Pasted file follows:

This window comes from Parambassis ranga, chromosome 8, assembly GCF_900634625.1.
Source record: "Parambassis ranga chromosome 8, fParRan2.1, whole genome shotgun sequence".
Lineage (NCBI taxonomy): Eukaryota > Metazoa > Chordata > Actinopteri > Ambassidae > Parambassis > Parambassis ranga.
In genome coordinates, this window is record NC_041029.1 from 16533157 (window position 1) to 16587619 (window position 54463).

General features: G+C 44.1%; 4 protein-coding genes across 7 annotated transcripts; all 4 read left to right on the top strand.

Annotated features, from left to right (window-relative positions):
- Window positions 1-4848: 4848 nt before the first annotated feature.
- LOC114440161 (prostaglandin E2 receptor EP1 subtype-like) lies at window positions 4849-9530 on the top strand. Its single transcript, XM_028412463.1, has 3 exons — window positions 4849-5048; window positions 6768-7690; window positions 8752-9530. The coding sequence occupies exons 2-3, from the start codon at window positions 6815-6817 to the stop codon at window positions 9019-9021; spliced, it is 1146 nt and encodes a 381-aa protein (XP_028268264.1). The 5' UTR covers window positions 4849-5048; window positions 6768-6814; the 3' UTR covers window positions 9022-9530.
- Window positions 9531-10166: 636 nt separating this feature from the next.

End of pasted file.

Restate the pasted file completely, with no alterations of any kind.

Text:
This window comes from Parambassis ranga, chromosome 8, assembly GCF_900634625.1.
Source record: "Parambassis ranga chromosome 8, fParRan2.1, whole genome shotgun sequence".
Lineage (NCBI taxonomy): Eukaryota > Metazoa > Chordata > Actinopteri > Ambassidae > Parambassis > Parambassis ranga.
In genome coordinates, this window is record NC_041029.1 from 16533157 (window position 1) to 16587619 (window position 54463).

General features: G+C 44.1%; 4 protein-coding genes across 7 annotated transcripts; all 4 read left to right on the top strand.

Annotated features, from left to right (window-relative positions):
- Window positions 1-4848: 4848 nt before the first annotated feature.
- LOC114440161 (prostaglandin E2 receptor EP1 subtype-like) lies at window positions 4849-9530 on the top strand. Its single transcript, XM_028412463.1, has 3 exons — window positions 4849-5048; window positions 6768-7690; window positions 8752-9530. The coding sequence occupies exons 2-3, from the start codon at window positions 6815-6817 to the stop codon at window positions 9019-9021; spliced, it is 1146 nt and encodes a 381-aa protein (XP_028268264.1). The 5' UTR covers window positions 4849-5048; window positions 6768-6814; the 3' UTR covers window positions 9022-9530.
- Window positions 9531-10166: 636 nt separating this feature from the next.